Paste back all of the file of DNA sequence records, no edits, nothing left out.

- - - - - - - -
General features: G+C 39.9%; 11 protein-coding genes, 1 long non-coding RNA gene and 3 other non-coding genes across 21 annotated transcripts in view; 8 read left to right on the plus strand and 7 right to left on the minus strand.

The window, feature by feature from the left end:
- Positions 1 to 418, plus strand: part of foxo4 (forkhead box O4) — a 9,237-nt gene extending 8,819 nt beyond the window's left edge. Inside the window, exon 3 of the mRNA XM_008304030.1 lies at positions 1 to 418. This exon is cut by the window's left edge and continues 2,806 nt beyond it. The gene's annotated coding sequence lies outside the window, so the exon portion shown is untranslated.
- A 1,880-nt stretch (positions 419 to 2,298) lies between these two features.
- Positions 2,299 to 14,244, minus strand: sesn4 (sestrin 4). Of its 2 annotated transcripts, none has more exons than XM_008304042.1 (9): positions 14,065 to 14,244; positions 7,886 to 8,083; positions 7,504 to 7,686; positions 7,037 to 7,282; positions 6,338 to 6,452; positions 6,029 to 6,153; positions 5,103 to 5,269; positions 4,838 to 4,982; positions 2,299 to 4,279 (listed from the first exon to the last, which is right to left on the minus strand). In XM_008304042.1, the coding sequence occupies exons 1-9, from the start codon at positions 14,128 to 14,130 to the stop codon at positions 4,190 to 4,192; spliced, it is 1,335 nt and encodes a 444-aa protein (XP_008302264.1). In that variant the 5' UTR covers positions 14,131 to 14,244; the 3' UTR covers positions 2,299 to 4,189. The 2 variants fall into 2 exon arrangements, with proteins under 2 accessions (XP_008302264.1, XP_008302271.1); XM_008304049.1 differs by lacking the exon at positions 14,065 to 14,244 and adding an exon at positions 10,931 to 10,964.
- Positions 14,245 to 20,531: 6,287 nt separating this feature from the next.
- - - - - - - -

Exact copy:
General features: G+C 39.9%; 11 protein-coding genes, 1 long non-coding RNA gene and 3 other non-coding genes across 21 annotated transcripts in view; 8 read left to right on the plus strand and 7 right to left on the minus strand.

The window, feature by feature from the left end:
- Positions 1 to 418, plus strand: part of foxo4 (forkhead box O4) — a 9,237-nt gene extending 8,819 nt beyond the window's left edge. Inside the window, exon 3 of the mRNA XM_008304030.1 lies at positions 1 to 418. This exon is cut by the window's left edge and continues 2,806 nt beyond it. The gene's annotated coding sequence lies outside the window, so the exon portion shown is untranslated.
- A 1,880-nt stretch (positions 419 to 2,298) lies between these two features.
- Positions 2,299 to 14,244, minus strand: sesn4 (sestrin 4). Of its 2 annotated transcripts, none has more exons than XM_008304042.1 (9): positions 14,065 to 14,244; positions 7,886 to 8,083; positions 7,504 to 7,686; positions 7,037 to 7,282; positions 6,338 to 6,452; positions 6,029 to 6,153; positions 5,103 to 5,269; positions 4,838 to 4,982; positions 2,299 to 4,279 (listed from the first exon to the last, which is right to left on the minus strand). In XM_008304042.1, the coding sequence occupies exons 1-9, from the start codon at positions 14,128 to 14,130 to the stop codon at positions 4,190 to 4,192; spliced, it is 1,335 nt and encodes a 444-aa protein (XP_008302264.1). In that variant the 5' UTR covers positions 14,131 to 14,244; the 3' UTR covers positions 2,299 to 4,189. The 2 variants fall into 2 exon arrangements, with proteins under 2 accessions (XP_008302264.1, XP_008302271.1); XM_008304049.1 differs by lacking the exon at positions 14,065 to 14,244 and adding an exon at positions 10,931 to 10,964.
- Positions 14,245 to 20,531: 6,287 nt separating this feature from the next.